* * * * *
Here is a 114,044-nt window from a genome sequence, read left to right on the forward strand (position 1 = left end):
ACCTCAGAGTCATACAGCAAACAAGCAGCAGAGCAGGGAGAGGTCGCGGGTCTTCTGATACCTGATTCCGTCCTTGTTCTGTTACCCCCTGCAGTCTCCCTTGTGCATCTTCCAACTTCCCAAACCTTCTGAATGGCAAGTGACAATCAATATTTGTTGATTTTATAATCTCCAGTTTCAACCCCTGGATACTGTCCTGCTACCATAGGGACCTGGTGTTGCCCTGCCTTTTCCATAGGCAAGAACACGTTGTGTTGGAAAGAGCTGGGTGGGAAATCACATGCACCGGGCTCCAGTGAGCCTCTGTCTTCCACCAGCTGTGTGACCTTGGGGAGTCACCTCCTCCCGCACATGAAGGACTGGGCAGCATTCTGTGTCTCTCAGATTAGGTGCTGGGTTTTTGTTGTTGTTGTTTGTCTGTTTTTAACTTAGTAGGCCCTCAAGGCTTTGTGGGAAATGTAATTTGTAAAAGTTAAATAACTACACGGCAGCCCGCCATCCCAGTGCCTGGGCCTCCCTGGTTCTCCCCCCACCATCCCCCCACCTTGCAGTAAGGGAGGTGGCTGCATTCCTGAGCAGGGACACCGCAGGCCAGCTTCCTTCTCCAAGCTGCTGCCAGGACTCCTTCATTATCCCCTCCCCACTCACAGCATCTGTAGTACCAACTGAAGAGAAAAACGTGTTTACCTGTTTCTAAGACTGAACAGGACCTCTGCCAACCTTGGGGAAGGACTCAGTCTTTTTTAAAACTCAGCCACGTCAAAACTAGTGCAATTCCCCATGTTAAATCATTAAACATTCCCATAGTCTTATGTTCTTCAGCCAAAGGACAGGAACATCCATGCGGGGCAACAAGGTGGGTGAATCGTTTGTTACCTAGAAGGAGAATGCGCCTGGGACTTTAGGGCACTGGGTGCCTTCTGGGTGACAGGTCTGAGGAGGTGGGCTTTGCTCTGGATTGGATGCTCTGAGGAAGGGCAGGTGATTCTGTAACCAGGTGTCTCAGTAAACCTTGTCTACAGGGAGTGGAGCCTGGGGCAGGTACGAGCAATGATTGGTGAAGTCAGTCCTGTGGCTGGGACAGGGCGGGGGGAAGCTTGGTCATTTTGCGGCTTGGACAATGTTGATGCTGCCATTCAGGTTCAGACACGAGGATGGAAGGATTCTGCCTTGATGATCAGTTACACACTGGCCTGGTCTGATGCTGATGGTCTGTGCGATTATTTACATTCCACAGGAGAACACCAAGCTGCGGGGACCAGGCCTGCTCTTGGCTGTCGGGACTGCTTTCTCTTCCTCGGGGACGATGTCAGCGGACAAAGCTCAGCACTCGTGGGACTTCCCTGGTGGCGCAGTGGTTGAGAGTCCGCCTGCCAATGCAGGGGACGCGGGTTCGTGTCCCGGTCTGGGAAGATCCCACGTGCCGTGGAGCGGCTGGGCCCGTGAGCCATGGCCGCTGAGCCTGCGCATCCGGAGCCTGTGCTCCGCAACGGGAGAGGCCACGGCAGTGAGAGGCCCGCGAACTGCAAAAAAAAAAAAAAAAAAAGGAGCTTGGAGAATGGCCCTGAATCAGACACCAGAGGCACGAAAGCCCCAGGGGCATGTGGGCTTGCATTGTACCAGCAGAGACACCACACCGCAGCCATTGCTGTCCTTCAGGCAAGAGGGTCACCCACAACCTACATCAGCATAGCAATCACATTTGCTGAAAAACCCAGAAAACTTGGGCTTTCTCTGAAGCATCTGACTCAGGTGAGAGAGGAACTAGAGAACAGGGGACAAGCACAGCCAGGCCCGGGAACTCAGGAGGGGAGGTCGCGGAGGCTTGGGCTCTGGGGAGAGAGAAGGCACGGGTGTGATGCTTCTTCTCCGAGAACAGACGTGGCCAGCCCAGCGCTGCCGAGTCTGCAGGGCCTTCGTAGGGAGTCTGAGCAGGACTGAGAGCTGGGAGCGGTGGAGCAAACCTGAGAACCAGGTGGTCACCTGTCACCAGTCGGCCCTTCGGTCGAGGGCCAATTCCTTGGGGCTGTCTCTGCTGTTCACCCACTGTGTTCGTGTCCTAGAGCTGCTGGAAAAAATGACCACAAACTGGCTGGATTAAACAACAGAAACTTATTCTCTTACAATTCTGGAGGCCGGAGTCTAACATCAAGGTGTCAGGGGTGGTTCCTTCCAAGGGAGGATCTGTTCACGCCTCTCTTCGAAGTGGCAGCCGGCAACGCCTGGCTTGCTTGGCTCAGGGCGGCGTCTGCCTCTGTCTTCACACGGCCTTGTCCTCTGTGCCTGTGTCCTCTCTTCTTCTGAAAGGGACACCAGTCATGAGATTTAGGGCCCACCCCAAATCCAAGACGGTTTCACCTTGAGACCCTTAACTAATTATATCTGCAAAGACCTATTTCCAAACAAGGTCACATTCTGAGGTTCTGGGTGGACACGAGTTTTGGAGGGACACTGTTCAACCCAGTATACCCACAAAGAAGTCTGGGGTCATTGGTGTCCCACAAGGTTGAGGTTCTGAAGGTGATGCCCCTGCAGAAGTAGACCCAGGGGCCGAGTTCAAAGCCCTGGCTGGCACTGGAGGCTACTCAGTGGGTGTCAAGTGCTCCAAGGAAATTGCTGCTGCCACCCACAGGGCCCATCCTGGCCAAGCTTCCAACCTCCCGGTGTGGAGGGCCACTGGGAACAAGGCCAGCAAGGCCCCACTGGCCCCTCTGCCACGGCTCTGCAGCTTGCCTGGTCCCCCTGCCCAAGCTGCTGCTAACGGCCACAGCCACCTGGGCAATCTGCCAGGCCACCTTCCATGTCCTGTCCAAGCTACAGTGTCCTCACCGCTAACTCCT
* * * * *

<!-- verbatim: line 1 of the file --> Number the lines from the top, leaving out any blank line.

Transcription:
Here is a 114,044-nt window from a genome sequence, read left to right on the forward strand (position 1 = left end):